It’s always good to get away from the screen and keyboard and get together with real friends and chew the fat over our respective lives.
And being in the digital game, it doesn’t usually take long for the ensuing conversation to turn to social networking and its impact on business.
So it was last week when a few of us met for our monthly catch-up.
“Social networking – a complete waste of time,” stormed one.
“Who’s got time for it?” queried another.
“Leave it to the kids,” yet another.
Most comments were aimed squarely at me. After all, it was me who has bored the group witless about the business benefits of social networking for some time now.
“So how much business have you got out of it?” came the predictable question.
What’s your ROI? No, really…
“I’ve probably had only one direct piece of business myself over the years, but of course my participation also counts as research so as I can advise and coach clients as to how to use it.
“But I’m in the most competitive space of all (digital). Every web pro and his dog is using it so it’s harder to achieve cut-through”.
“But businesses of all shapes, sizes and industries are getting real business out of social networking groups,” I added.
Groups of course are the special interest communities that populate the various social networks. There are groups dealing with pretty much any topic you can name. In this case, it was the groups dealing with small business that I was referring to.
“Like who,” queried one.
“Name one,” said another.
Alas I couldn’t recall the names of businesses that had generated real business from their participation in social networking groups (mostly because participants are known by their personal names rather than business names), but told them I would find out and come back to them.
Like phoning a few thousand Friends
So who better to ask than members of one of the most active social networking small business groups in this country, the “I am a business owner in Victoria” Facebook group run by the Victorian state government and comprising over 4500 active members.
If you haven’t visited this group, it’s well worth it. Every day its members start (mostly) genuine discussions on a wide range of business topics. Everything from tax issues to IT to troublesome employees.
The thing that strikes you about the group is the generosity of its members. Most freely give their ideas, opinions and experiences without so much as a veiled reference to their business.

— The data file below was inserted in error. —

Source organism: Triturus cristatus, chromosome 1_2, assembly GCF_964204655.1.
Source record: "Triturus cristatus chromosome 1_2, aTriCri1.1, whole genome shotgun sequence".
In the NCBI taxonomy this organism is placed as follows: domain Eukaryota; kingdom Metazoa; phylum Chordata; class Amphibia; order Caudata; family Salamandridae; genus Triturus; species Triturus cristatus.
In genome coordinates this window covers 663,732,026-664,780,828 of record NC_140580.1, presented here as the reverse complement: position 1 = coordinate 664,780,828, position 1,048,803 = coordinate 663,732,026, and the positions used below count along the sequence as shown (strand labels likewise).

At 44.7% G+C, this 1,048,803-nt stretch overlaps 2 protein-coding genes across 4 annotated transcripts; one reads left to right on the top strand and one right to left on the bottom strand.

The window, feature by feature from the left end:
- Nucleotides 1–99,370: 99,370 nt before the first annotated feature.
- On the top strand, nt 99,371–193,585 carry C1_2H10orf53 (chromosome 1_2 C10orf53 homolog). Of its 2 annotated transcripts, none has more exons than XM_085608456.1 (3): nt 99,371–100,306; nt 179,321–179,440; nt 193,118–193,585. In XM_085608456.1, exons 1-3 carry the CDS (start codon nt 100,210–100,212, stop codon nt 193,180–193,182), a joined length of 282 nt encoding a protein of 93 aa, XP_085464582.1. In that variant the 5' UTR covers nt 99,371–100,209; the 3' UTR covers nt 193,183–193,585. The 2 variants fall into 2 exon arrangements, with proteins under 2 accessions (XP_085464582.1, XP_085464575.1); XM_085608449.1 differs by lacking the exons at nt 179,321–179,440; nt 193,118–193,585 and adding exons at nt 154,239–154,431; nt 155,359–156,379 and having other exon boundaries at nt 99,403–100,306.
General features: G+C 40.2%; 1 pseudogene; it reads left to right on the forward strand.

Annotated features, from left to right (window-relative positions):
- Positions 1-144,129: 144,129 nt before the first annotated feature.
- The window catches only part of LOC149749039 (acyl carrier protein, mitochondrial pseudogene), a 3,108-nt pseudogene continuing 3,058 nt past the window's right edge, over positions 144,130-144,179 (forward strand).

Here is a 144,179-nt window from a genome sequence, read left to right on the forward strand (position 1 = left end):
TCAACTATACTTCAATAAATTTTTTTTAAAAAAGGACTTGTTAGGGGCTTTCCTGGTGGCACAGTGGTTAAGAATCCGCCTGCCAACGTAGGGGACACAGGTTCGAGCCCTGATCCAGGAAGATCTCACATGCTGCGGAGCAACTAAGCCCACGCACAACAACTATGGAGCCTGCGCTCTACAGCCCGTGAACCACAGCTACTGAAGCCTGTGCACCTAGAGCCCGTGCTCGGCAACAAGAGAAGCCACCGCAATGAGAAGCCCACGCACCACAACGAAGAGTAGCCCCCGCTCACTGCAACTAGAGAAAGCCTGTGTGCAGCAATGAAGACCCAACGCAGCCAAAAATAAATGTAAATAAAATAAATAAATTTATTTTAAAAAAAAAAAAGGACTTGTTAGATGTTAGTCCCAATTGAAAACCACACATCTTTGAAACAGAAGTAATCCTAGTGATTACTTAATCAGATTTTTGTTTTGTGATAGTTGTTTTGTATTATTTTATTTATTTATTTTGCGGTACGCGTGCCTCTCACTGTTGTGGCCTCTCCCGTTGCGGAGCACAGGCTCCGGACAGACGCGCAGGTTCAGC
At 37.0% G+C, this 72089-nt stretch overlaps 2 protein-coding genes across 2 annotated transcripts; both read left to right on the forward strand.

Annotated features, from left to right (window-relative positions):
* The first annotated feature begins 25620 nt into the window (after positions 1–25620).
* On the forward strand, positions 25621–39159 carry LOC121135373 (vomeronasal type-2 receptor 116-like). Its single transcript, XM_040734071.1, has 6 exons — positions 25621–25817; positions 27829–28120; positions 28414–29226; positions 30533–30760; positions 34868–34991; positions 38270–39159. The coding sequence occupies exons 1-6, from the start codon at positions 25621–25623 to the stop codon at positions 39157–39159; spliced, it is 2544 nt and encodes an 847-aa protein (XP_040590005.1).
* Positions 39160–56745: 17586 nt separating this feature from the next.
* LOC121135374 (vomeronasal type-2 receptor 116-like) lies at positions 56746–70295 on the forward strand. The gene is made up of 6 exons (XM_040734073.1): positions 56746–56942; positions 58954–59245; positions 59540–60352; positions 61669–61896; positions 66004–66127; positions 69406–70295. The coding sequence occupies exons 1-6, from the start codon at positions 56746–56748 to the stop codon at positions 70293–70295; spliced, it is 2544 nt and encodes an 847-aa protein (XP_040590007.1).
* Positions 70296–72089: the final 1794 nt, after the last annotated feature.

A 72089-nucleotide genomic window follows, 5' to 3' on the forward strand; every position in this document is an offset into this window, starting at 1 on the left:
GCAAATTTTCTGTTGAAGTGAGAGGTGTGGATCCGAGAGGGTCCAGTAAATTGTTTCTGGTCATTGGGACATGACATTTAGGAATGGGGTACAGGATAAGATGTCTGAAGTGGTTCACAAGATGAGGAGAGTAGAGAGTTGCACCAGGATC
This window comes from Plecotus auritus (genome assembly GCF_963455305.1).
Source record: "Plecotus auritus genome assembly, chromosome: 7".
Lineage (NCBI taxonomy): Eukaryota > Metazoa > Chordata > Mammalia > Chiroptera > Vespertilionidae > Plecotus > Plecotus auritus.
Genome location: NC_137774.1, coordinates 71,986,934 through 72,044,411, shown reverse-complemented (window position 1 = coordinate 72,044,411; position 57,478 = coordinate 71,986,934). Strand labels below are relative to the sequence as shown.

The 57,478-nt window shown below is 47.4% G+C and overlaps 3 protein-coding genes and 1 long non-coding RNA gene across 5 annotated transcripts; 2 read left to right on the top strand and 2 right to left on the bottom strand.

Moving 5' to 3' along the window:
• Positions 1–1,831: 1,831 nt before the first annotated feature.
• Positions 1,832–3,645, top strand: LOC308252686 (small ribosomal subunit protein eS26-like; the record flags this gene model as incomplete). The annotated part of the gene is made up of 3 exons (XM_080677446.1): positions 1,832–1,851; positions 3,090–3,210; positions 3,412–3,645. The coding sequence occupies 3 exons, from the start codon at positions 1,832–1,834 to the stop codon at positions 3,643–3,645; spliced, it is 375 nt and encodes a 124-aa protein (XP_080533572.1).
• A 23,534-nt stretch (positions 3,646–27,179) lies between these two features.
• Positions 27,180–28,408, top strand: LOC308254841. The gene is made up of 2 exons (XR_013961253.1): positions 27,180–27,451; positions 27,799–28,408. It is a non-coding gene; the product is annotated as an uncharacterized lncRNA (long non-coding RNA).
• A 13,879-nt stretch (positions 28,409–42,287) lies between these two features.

Group members seem genuinely interested in helping each other out.
If you are a business operator in Victoria, you can even join it. If not, there are lots of groups dealing with business and most likely one around your region.
If not, again, why not start one?
One of Facebook’s nifty features is its survey tool. So I put the question to group members: How many sales have you made as a direct result of your participation in this group?
Whilst not overwhelmed with responses, there was enough (33) to get some indication of sales success – not that that is the sole reason for participating in the group.
Converting conversations to cash
Of those, 15 had made at least one sale. Interestingly, 15 had made no sales. Two had had some enquiries but no sales as yet and one said they weren’t there to get sales.
So nearly 50% had made at least one sale. Not bad for an activity that is free to use, but of course can be time consuming.
And there’s the rub. Because without some understanding of the time invested, ROI is a fairly nebulous notion.
Regardless, what this small survey indicates is that it is indeed possible to generate business by participating in social networking groups.
In fact, the ‘more than one sale’ response outstripped the ‘one sale only’ two to one.
Word-of-mouth on steroids
But in hindsight, I probably didn’t need to go to the trouble of a survey to prove my point. Social networking is, after all, word-of-mouth ‘on steroids’.
Does word-of-mouth work? Silly question.
Could a mechanism that accelerates word-of-mouth to reach unlimited people simultaneously work? A sillier question.
Perhaps it’s about time social networking groups were considered as part of your promotional activity mix.
In addition to being a leading eBusiness educator, Craig Reardon is the founder and director of independent web services firm The E Team, which was established to address the special website and web marketing needs of SMEs.